Kicker - Pure Drivel (Cover Artwork)
Staff Pick


Pure Drivel (2019)


Like many things, there’s more to Kicker than first glance would suggest. And to that point, their third LP, Pure Drivel underscores this point in black. If you were just flipping through your iPod and lingered on a Kicker tune for 30 seconds or so, you’d probably figure that they were a band of punk and hardcore veterans saluting and dismantling the genre in equal measure. And that’s true, that’s what Kicker is- but that’s not all that Kicker is, by a mile.

After an instrumental opener (that surprisingly has a small touch of surf rock), frontman Pete the Roadie (who has roadied from everyone to Amebix to Subhumans to Jello to Fugazi and back again) comes in with his iconic tar-and-glass bark, as always, coated in his wonderfully working class English accent on “Mrs. Arnold.” In the song, he details his high school math teacher who constantly reprimanded him, forcing him to stand in the closet, yelling at him, and pulling his hair. Pete, who is perennially likeable, delivers the lines with humor and zest, winking at us for being a scoundrel. Of course, the twist of the song is that Mrs. Arnold, in real life, was an axe murderer that killed at least two people in a bloody rage. And here’s where Kicker makes their own strategic strike.

A, perhaps more modern, or more tunnel sighted band, might plainly declare “those that in power are the most corrupt.” In fact, I wouldn’t be surprised if that was stenciled across some crust bands 7-inch. But Kicker, instead of sloganeering, tells a pretty hilarious tale of a young scoundrel Pete. Yet, while Pete is the one in trouble for being so audacious as to not “Show his work” on his math problems, and is thus viewed as the bad guy by society, his highly esteemed teacher is out there doing things unfathomably worse. It’s not hard to draw this metaphor to a macro scale. Instead of ranting from a screed, Kicker get you on their side through a sly form of humor, as aided by some kicking UK82-meets-Oakland crust riffage, and then let you do the mental work.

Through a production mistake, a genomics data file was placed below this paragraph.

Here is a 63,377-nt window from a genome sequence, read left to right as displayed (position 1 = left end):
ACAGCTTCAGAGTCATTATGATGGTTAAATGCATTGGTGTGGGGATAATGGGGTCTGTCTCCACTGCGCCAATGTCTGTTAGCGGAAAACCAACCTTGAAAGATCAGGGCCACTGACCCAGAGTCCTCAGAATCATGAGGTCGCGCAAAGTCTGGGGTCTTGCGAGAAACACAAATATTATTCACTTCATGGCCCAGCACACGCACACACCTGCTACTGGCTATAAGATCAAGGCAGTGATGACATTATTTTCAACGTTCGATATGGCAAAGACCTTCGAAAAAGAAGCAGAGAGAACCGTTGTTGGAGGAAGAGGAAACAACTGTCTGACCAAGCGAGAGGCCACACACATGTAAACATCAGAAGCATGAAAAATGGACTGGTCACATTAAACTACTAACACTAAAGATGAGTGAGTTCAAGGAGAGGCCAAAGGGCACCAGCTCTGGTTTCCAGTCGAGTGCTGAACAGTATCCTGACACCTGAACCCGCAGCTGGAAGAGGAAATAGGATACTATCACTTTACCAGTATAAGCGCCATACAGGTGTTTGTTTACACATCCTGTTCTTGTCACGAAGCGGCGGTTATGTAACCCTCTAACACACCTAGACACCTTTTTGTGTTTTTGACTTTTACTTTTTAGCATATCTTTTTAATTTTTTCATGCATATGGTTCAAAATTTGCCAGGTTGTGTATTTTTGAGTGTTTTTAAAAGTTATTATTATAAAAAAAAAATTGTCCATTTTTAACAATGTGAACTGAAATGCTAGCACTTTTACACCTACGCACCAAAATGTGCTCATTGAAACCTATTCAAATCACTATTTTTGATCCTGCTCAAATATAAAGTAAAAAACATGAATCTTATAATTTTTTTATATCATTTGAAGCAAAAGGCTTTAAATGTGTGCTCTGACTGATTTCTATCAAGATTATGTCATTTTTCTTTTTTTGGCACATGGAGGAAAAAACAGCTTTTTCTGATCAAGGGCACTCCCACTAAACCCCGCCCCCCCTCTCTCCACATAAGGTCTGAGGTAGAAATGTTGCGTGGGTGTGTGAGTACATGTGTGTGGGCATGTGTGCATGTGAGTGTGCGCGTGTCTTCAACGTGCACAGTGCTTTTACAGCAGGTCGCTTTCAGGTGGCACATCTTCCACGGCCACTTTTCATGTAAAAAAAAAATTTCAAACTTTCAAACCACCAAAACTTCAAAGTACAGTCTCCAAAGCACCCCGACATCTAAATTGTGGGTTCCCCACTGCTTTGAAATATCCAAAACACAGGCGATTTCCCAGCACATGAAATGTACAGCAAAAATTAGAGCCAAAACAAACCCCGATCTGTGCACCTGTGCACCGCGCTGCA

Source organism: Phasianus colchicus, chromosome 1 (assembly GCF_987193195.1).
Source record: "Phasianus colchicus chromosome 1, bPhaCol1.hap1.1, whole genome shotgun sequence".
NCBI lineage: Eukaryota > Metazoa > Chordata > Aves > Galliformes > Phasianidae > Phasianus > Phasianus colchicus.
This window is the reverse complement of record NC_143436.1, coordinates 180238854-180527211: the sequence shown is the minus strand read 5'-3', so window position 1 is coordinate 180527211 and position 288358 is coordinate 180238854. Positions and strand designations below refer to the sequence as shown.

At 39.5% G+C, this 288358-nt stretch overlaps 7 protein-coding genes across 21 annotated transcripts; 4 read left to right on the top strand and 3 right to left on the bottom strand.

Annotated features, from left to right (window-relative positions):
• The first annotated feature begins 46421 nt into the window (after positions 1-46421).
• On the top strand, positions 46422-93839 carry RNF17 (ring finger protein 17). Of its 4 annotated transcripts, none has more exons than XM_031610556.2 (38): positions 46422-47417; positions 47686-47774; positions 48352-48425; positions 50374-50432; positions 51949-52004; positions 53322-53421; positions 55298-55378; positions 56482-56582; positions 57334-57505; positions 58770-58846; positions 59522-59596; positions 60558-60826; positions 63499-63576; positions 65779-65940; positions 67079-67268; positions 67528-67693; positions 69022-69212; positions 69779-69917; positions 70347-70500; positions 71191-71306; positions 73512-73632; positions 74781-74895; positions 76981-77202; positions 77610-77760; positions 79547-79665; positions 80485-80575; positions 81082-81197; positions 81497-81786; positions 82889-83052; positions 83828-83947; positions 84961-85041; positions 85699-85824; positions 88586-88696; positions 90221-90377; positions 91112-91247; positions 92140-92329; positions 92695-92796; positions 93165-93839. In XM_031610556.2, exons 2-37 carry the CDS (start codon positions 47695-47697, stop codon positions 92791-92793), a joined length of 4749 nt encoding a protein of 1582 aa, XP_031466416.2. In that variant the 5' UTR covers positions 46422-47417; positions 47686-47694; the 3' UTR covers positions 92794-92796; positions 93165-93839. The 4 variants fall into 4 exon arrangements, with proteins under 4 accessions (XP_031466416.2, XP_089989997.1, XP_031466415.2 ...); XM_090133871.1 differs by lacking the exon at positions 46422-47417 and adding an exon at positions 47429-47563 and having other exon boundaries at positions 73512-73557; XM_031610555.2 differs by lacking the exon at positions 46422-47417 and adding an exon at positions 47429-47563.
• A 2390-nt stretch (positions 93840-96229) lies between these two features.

The band now has Operation Ivy’s Dave Mello behind the kit. He speeds up the band to a degree and gives them a more flighty, spontaneous sound. It’s a nice contrast to the ever evolving interplay of guitarist Mauz (of Dystopia) and bassist Dave Ed (of Neurosis). Tracks like “I Can’t Sleep” and “Monte Rio” find them both keeping that essential low end stomp in the music, but, moreso than before, they’re sliding a sort of ornamentation in between the heated charge. So, when they really rip on “Wankers on the Bus,” and go full on, three chord blast, the band hits the hardest that they’ve ever hit. Pete started as a Roadie to the punk stars and never dreamed of actually being in a band, so it is astounding that Pete, a relatively newbie musician in his fifth or sixth decade, can not only counter the mega-blast strikes, but cuts through with ease and character. Frankly, no one sings quite like Pete, despite that his cadence is modeled off the first and second wave deliveries, and how many classic form punk singers can you really say that about in 2019?

Yes, the band relies on a sort of comedy throughout the album, which is a significant part of its charm. “TL:DR,” instead of them finding the band trying to remain “youthful,” presents them as a pack of grandpas grumbling about the perils of modern technology, as capped off by a classic ’77 slash: “No one gives a fuck about what you think!” But, that’s the trick. Kicker lacerate themselves as much as everyone else with a sort of Don Rickles as Charlie Harper approach. Yet, by somewhat loveably, somewhat scornfully, pointing out humanity’ foibles, they’re not just going for laughs. They’re sliding in profound points –the rapidly approaching end of the world due to greed; the destructively addictive cell phone, corporate pushed prescription drugs – but they’re giving you enough credit to do the final few mental steps on your own. Just as Mrs. Arnold demanded analytical excellence from Pete due to the fact that he was constantly fucking up, now he’s doing the same to you. Yet, while Mrs. Arnold’s aggression came from a place of hate, Pete’s disguised scowling seems to truly come from a place of love. Make him proud.